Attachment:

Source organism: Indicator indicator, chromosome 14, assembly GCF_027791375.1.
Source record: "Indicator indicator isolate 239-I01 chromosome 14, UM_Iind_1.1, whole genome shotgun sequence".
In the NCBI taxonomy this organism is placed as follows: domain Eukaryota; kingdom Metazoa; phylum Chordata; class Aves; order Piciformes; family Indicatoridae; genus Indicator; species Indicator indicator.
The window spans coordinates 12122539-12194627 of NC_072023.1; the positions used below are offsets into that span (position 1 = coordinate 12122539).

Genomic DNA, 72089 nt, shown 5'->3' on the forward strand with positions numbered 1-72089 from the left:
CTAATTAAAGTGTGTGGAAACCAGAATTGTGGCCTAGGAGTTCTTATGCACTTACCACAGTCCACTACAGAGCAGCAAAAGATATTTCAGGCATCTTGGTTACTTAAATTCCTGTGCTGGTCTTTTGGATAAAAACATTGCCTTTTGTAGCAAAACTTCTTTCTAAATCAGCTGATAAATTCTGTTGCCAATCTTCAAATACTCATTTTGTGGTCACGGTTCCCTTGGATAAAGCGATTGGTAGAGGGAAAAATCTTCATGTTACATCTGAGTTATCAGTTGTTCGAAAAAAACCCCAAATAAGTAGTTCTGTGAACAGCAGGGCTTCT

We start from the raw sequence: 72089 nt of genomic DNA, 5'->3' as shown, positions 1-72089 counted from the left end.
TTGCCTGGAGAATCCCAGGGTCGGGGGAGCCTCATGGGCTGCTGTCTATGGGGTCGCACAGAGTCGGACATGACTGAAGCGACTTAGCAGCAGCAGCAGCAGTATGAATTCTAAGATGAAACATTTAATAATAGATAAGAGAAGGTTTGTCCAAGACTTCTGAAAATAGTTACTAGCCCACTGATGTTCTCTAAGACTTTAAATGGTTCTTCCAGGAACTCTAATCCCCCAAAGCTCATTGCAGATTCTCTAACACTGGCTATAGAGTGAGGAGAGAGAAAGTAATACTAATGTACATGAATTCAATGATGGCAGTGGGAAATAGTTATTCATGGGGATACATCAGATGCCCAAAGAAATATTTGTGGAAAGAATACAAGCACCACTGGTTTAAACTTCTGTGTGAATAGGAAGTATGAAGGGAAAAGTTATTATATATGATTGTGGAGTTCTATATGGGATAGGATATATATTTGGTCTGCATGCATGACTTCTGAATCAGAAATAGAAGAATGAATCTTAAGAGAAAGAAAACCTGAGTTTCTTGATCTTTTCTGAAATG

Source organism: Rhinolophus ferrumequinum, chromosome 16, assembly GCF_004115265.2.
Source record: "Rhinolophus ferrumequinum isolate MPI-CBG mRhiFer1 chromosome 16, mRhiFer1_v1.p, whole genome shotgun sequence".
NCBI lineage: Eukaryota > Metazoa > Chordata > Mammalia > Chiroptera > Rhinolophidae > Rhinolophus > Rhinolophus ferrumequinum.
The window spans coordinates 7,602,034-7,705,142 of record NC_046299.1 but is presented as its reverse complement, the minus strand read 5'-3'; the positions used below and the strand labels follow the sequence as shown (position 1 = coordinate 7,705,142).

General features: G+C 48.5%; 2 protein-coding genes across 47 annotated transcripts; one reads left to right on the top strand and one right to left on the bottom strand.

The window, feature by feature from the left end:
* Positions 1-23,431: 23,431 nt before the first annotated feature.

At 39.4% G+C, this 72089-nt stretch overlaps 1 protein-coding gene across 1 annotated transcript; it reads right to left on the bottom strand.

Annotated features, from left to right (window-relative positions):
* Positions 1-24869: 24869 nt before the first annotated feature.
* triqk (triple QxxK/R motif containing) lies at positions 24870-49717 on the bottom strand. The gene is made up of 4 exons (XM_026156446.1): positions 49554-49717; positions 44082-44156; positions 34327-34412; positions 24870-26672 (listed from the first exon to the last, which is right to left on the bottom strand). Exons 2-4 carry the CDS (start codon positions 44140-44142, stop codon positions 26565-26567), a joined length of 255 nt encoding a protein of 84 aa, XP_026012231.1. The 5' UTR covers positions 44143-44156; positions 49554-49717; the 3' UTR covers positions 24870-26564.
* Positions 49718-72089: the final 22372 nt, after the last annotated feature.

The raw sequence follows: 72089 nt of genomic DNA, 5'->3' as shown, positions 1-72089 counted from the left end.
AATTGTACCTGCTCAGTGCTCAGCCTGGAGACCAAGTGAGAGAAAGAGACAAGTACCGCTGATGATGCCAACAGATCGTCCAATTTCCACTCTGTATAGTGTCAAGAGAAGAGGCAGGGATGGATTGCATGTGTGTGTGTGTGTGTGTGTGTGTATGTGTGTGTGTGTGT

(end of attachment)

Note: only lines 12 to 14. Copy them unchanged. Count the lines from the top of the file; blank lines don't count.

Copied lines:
The window spans coordinates 7,602,034-7,705,142 of record NC_046299.1 but is presented as its reverse complement, the minus strand read 5'-3'; the positions used below and the strand labels follow the sequence as shown (position 1 = coordinate 7,705,142).

General features: G+C 48.5%; 2 protein-coding genes across 47 annotated transcripts; one reads left to right on the top strand and one right to left on the bottom strand.

The window, feature by feature from the left end: